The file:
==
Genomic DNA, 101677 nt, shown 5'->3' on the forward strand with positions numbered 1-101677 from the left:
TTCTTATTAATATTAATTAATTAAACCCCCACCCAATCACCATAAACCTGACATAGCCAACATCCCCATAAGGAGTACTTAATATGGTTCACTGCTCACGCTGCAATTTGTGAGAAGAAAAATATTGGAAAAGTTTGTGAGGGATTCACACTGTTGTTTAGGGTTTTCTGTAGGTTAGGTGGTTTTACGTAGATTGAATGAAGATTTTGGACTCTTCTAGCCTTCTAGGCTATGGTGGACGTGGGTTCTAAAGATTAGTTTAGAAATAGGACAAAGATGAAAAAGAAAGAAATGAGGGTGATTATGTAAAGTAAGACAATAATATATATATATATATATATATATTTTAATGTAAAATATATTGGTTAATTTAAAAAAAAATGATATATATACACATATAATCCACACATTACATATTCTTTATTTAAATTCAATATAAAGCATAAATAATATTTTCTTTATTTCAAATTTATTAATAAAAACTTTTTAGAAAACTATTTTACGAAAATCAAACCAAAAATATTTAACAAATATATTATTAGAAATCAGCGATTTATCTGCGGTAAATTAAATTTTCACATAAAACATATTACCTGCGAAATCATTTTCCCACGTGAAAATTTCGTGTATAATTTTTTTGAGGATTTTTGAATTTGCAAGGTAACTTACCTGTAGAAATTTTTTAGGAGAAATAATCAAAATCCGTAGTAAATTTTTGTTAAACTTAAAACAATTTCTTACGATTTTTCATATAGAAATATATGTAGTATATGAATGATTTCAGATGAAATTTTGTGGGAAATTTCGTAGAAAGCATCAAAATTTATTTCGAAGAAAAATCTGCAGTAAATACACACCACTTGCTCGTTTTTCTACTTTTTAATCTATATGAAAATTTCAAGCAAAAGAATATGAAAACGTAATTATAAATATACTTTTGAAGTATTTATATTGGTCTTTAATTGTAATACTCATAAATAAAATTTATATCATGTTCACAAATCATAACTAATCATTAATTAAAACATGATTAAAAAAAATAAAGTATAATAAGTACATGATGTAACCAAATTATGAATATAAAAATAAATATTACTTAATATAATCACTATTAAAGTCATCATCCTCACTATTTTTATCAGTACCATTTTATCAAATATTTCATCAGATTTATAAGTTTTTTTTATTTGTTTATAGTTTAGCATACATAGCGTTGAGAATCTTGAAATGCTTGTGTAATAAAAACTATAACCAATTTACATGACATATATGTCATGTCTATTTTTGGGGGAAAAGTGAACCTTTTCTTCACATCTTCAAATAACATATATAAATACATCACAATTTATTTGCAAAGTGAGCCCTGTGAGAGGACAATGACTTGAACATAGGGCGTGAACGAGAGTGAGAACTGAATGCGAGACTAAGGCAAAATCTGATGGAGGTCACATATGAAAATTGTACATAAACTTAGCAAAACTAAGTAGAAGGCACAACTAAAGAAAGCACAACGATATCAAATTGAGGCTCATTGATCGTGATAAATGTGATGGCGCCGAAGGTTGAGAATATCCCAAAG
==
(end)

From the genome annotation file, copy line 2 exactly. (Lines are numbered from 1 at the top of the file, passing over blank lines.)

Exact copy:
TTCTTATTAATATTAATTAATTAAACCCCCACCCAATCACCATAAACCTGACATAGCCAACATCCCCATAAGGAGTACTTAATATGGTTCACTGCTCACGCTGCAATTTGTGAGAAGAAAAATATTGGAAAAGTTTGTGAGGGATTCACACTGTTGTTTAGGGTTTTCTGTAGGTTAGGTGGTTTTACGTAGATTGAATGAAGATTTTGGACTCTTCTAGCCTTCTAGGCTATGGTGGACGTGGGTTCTAAAGATTAGTTTAGAAATAGGACAAAGATGAAAAAGAAAGAAATGAGGGTGATTATGTAAAGTAAGACAATAATATATATATATATATATATATATTTTAATGTAAAATATATTGGTTAATTTAAAAAAAAATGATATATATACACATATAATCCACACATTACATATTCTTTATTTAAATTCAATATAAAGCATAAATAATATTTTCTTTATTTCAAATTTATTAATAAAAACTTTTTAGAAAACTATTTTACGAAAATCAAACCAAAAATATTTAACAAATATATTATTAGAAATCAGCGATTTATCTGCGGTAAATTAAATTTTCACATAAAACATATTACCTGCGAAATCATTTTCCCACGTGAAAATTTCGTGTATAATTTTTTTGAGGATTTTTGAATTTGCAAGGTAACTTACCTGTAGAAATTTTTTAGGAGAAATAATCAAAATCCGTAGTAAATTTTTGTTAAACTTAAAACAATTTCTTACGATTTTTCATATAGAAATATATGTAGTATATGAATGATTTCAGATGAAATTTTGTGGGAAATTTCGTAGAAAGCATCAAAATTTATTTCGAAGAAAAATCTGCAGTAAATACACACCACTTGCTCGTTTTTCTACTTTTTAATCTATATGAAAATTTCAAGCAAAAGAATATGAAAACGTAATTATAAATATACTTTTGAAGTATTTATATTGGTCTTTAATTGTAATACTCATAAATAAAATTTATATCATGTTCACAAATCATAACTAATCATTAATTAAAACATGATTAAAAAAAATAAAGTATAATAAGTACATGATGTAACCAAATTATGAATATAAAAATAAATATTACTTAATATAATCACTATTAAAGTCATCATCCTCACTATTTTTATCAGTACCATTTTATCAAATATTTCATCAGATTTATAAGTTTTTTTTATTTGTTTATAGTTTAGCATACATAGCGTTGAGAATCTTGAAATGCTTGTGTAATAAAAACTATAACCAATTTACATGACATATATGTCATGTCTATTTTTGGGGGAAAAGTGAACCTTTTCTTCACATCTTCAAATAACATATATAAATACATCACAATTTATTTGCAAAGTGAGCCCTGTGAGAGGACAATGACTTGAACATAGGGCGTGAACGAGAGTGAGAACTGAATGCGAGACTAAGGCAAAATCTGATGGAGGTCACATATGAAAATTGTACATAAACTTAGCAAAACTAAGTAGAAGGCACAACTAAAGAAAGCACAACGATATCAAATTGAGGCTCATTGATCGTGATAAATGTGATGGCGCCGAAGGTTGAGAATATCCCAAAG